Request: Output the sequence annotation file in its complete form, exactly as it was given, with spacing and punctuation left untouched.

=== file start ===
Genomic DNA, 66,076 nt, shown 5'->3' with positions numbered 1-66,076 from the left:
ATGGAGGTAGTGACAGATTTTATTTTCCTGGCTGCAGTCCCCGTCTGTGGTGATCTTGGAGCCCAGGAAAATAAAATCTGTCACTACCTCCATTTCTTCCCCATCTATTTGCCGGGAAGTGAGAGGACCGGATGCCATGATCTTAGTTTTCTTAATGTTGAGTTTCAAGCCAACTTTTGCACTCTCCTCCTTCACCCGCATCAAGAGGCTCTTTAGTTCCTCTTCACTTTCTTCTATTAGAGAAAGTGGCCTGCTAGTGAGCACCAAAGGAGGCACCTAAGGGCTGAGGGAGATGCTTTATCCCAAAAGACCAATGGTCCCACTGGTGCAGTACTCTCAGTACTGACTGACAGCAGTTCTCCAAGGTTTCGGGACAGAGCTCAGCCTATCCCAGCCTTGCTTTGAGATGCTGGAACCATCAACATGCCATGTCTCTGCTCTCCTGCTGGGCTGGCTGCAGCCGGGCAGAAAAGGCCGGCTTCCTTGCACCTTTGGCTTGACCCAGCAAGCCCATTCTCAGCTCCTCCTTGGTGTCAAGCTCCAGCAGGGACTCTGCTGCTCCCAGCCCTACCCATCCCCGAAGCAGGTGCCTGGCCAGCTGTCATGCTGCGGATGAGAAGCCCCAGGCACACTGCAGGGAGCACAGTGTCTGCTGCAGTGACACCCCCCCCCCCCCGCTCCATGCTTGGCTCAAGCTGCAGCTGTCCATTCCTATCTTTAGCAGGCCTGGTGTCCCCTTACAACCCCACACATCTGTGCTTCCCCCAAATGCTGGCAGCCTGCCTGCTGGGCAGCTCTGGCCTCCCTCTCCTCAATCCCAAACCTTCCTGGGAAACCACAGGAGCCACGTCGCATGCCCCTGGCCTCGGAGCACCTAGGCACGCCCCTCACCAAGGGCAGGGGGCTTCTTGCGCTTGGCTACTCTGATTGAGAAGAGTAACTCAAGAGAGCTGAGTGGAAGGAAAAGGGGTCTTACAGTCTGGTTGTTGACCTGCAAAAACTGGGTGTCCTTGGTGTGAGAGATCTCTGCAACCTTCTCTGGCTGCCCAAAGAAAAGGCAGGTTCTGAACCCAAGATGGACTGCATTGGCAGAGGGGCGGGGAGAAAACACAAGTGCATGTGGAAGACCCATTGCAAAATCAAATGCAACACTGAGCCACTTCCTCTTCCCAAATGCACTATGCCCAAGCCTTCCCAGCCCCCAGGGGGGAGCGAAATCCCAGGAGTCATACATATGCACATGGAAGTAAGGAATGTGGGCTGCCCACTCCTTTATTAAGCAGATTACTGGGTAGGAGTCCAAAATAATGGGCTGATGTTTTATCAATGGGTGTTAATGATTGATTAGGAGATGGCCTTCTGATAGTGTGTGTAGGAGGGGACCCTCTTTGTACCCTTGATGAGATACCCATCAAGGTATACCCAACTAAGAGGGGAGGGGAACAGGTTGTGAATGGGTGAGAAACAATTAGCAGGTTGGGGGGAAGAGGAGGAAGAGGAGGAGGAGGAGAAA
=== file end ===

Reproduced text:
Genomic DNA, 66,076 nt, shown 5'->3' with positions numbered 1-66,076 from the left:
ATGGAGGTAGTGACAGATTTTATTTTCCTGGCTGCAGTCCCCGTCTGTGGTGATCTTGGAGCCCAGGAAAATAAAATCTGTCACTACCTCCATTTCTTCCCCATCTATTTGCCGGGAAGTGAGAGGACCGGATGCCATGATCTTAGTTTTCTTAATGTTGAGTTTCAAGCCAACTTTTGCACTCTCCTCCTTCACCCGCATCAAGAGGCTCTTTAGTTCCTCTTCACTTTCTTCTATTAGAGAAAGTGGCCTGCTAGTGAGCACCAAAGGAGGCACCTAAGGGCTGAGGGAGATGCTTTATCCCAAAAGACCAATGGTCCCACTGGTGCAGTACTCTCAGTACTGACTGACAGCAGTTCTCCAAGGTTTCGGGACAGAGCTCAGCCTATCCCAGCCTTGCTTTGAGATGCTGGAACCATCAACATGCCATGTCTCTGCTCTCCTGCTGGGCTGGCTGCAGCCGGGCAGAAAAGGCCGGCTTCCTTGCACCTTTGGCTTGACCCAGCAAGCCCATTCTCAGCTCCTCCTTGGTGTCAAGCTCCAGCAGGGACTCTGCTGCTCCCAGCCCTACCCATCCCCGAAGCAGGTGCCTGGCCAGCTGTCATGCTGCGGATGAGAAGCCCCAGGCACACTGCAGGGAGCACAGTGTCTGCTGCAGTGACACCCCCCCCCCCCCGCTCCATGCTTGGCTCAAGCTGCAGCTGTCCATTCCTATCTTTAGCAGGCCTGGTGTCCCCTTACAACCCCACACATCTGTGCTTCCCCCAAATGCTGGCAGCCTGCCTGCTGGGCAGCTCTGGCCTCCCTCTCCTCAATCCCAAACCTTCCTGGGAAACCACAGGAGCCACGTCGCATGCCCCTGGCCTCGGAGCACCTAGGCACGCCCCTCACCAAGGGCAGGGGGCTTCTTGCGCTTGGCTACTCTGATTGAGAAGAGTAACTCAAGAGAGCTGAGTGGAAGGAAAAGGGGTCTTACAGTCTGGTTGTTGACCTGCAAAAACTGGGTGTCCTTGGTGTGAGAGATCTCTGCAACCTTCTCTGGCTGCCCAAAGAAAAGGCAGGTTCTGAACCCAAGATGGACTGCATTGGCAGAGGGGCGGGGAGAAAACACAAGTGCATGTGGAAGACCCATTGCAAAATCAAATGCAACACTGAGCCACTTCCTCTTCCCAAATGCACTATGCCCAAGCCTTCCCAGCCCCCAGGGGGGAGCGAAATCCCAGGAGTCATACATATGCACATGGAAGTAAGGAATGTGGGCTGCCCACTCCTTTATTAAGCAGATTACTGGGTAGGAGTCCAAAATAATGGGCTGATGTTTTATCAATGGGTGTTAATGATTGATTAGGAGATGGCCTTCTGATAGTGTGTGTAGGAGGGGACCCTCTTTGTACCCTTGATGAGATACCCATCAAGGTATACCCAACTAAGAGGGGAGGGGAACAGGTTGTGAATGGGTGAGAAACAATTAGCAGGTTGGGGGGAAGAGGAGGAAGAGGAGGAGGAGGAGAAA